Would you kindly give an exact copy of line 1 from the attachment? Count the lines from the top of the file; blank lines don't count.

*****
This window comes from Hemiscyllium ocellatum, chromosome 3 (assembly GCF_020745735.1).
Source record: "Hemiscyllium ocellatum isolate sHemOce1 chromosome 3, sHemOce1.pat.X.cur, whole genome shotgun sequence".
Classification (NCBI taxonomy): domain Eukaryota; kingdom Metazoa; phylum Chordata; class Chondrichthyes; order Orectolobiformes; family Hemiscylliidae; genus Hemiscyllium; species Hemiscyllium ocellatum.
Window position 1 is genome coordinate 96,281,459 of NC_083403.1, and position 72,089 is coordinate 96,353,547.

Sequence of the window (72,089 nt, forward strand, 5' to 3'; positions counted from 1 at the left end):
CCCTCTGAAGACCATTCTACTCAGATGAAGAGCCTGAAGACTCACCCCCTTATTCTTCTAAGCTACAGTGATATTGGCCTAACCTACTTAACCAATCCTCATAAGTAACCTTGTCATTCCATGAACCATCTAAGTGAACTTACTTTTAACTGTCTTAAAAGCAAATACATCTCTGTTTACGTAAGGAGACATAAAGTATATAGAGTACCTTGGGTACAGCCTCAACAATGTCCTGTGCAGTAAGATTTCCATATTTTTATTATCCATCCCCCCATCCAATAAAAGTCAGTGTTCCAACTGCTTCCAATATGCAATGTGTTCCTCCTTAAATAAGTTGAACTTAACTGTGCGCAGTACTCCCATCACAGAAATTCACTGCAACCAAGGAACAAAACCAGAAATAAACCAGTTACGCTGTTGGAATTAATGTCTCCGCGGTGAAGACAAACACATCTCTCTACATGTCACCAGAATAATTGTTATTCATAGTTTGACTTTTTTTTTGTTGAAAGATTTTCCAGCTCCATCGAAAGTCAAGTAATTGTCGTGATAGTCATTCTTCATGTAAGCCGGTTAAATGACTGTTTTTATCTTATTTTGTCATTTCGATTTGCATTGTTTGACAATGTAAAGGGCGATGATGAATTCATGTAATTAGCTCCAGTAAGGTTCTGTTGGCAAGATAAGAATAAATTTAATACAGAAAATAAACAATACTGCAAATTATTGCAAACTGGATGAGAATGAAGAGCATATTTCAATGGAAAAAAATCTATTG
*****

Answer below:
This window comes from Hemiscyllium ocellatum, chromosome 3 (assembly GCF_020745735.1).